Wednesday, 14 December 2011

Edit Post ‹ Queering the Church — WordPress

In an unseemly echo of last year's story from Boulder, Colorado, where a Catholic school refused to educate the children of two lesbian mothers, a school in Broken Hill, Australia, likewise attempted to refuse admission to the kindergarten class to a child with two moms. The local bishop intervened, instructing the school to reverse its decision - but too late. The damage has been done, and the parents have now refused to enrol the child at a school wish demonstrated homophobia in the first place.

This is how the saga began:
The girl's parents, one of whom was reportedly baptised Catholic, enrolled her into kindergarten at Sacred Heart Primary School in Broken Hill for next year, but their application was rejected.
One of the mothers told the ABC the principal had phoned her and said the women's relationship and living situation was the reason the application had been turned down.
Trevor Rynne, principal of the Sacred Heart school, yesterday confirmed the girl had been rejected because of her parents' relationship but declined to comment further.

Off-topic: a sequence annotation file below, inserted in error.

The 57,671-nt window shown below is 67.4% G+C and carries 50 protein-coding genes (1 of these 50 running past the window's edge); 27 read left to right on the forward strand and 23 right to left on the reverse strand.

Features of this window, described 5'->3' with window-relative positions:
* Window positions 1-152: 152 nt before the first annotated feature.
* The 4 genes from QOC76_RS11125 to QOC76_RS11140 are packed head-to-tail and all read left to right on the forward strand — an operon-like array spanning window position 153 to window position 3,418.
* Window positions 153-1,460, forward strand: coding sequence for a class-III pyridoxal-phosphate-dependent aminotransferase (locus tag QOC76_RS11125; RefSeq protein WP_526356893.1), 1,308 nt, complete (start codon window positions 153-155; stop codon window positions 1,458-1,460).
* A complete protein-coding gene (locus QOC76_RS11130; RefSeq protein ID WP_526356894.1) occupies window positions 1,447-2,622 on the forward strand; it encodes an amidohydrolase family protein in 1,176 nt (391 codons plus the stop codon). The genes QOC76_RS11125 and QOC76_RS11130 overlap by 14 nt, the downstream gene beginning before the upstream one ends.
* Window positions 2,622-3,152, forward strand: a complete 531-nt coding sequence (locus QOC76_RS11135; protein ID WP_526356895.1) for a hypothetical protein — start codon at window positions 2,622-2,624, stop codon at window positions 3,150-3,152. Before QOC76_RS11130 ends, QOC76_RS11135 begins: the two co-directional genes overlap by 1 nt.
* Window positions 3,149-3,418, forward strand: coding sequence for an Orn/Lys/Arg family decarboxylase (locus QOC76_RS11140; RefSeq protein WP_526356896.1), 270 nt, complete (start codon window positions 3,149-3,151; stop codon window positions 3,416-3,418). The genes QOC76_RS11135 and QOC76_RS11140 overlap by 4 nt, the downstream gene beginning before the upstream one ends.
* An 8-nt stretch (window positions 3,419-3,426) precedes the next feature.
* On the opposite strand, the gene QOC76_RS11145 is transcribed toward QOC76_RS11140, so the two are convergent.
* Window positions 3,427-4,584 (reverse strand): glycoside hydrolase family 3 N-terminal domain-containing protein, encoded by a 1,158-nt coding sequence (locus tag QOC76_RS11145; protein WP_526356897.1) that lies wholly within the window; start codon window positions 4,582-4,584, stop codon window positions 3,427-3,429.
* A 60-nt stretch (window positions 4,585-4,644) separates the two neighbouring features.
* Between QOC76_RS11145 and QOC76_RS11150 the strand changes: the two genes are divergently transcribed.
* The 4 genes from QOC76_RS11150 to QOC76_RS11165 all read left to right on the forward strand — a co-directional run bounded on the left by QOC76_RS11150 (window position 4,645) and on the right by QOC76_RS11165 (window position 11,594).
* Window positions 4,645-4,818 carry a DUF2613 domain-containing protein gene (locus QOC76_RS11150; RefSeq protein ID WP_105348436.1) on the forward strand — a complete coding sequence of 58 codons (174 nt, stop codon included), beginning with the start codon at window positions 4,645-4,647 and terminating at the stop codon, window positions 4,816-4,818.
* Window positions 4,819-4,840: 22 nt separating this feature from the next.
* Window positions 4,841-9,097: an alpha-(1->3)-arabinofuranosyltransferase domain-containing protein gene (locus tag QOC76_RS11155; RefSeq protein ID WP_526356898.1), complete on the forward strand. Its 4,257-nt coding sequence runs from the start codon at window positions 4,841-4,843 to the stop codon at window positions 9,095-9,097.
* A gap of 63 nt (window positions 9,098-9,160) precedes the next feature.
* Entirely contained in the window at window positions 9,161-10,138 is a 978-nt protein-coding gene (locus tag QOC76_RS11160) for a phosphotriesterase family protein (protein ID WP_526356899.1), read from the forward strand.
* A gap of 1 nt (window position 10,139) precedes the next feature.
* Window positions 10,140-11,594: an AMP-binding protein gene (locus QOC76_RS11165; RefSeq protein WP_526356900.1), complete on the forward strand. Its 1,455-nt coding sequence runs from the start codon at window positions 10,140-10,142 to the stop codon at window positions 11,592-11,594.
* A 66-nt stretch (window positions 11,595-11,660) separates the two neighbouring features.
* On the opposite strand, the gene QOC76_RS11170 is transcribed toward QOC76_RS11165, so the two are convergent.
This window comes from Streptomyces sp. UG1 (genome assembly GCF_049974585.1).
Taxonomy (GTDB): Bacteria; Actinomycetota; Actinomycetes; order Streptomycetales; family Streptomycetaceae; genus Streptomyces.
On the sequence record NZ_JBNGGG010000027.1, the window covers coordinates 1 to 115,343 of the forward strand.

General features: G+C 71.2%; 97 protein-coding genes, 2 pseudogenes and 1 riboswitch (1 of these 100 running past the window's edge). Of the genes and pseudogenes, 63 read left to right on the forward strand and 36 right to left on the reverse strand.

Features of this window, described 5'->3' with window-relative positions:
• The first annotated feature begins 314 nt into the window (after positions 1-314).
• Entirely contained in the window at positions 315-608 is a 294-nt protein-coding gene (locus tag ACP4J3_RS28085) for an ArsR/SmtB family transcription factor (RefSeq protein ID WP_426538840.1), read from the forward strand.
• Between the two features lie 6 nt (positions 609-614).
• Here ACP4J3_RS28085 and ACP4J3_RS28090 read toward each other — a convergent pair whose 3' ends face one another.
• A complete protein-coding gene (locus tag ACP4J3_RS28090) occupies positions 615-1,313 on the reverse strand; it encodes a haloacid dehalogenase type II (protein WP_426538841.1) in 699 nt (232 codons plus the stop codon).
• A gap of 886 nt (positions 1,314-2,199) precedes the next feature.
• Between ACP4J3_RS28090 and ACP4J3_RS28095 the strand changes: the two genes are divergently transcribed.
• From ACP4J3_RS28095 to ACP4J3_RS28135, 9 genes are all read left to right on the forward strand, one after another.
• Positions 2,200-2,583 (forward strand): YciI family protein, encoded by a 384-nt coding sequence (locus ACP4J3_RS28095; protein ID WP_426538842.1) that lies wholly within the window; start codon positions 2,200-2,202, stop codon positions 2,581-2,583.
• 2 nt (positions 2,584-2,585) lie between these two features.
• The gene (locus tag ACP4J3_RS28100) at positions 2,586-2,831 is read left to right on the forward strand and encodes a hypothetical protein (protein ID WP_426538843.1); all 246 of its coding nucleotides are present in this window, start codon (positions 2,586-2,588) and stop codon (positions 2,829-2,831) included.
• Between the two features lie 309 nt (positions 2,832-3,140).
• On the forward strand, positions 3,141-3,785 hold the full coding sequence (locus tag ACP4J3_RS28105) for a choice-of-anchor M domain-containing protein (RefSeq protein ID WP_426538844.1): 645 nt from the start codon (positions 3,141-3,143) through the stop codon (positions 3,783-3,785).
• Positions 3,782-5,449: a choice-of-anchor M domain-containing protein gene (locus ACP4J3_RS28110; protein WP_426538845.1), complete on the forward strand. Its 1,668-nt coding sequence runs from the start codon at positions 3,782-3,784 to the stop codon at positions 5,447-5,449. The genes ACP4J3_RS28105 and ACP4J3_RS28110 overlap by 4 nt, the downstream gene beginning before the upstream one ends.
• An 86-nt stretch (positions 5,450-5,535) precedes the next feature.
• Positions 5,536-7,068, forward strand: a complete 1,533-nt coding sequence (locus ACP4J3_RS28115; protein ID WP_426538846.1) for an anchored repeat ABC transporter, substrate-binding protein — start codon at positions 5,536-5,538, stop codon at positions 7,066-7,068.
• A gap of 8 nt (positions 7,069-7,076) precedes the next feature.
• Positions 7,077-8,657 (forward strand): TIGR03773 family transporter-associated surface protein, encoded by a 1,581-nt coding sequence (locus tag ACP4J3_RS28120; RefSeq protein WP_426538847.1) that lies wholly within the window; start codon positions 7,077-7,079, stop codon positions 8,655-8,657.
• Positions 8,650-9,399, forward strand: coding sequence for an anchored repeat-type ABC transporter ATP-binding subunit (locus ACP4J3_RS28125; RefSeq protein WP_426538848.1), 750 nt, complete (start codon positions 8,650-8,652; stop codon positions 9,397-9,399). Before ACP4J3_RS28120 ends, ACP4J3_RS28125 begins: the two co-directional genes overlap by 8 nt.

Mr Rynne no doubt believed, in common with so many others who use their Catholic or other Christian allegiance as a cloak for their prejudice, that he was protecting the Catholic faith, but Bishop Kevin Manning put him smartly in his place, pointing out that he was misunderstanding the Catholic position.
Bishop Emertitus of Parramatta, Kevin Manning, who has responsibility for the Wilcannia-Forbes district covering Broken Hill, told The Australian this morning there was "no way in the world that we can persecute a child because of what their parents did".
"I've instructed (the school) to offer her the position," Bishop Manning said.
Bishop Manning said he was "absolutely appalled" by the girl's case, and that he had not been aware of it before it was reported in the media yesterday.
He said blaming a child for her parents' "sins" was not the attitude of the Catholic Church.
He described the girl's case as "most unusual" and said he would be raising the matter within the Catholic hierarchy.
"I will be taking this to the Australian bishops and asking them to make some pretty clear statements," he said.
He said the move by the school was out of step with Catholic teaching, and that something between the school's principal and priest must have got "twisted up or misinterpreted" for them to reach such a decision.

However, the latest reports are that the parents have turned down the offer of enrolment:
A SAME-SEX couple whose daughter was refused a place at a Catholic school because of their sexuality has turned down a subsequent offer of enrolment after a senior bishop intervened on their behalf.

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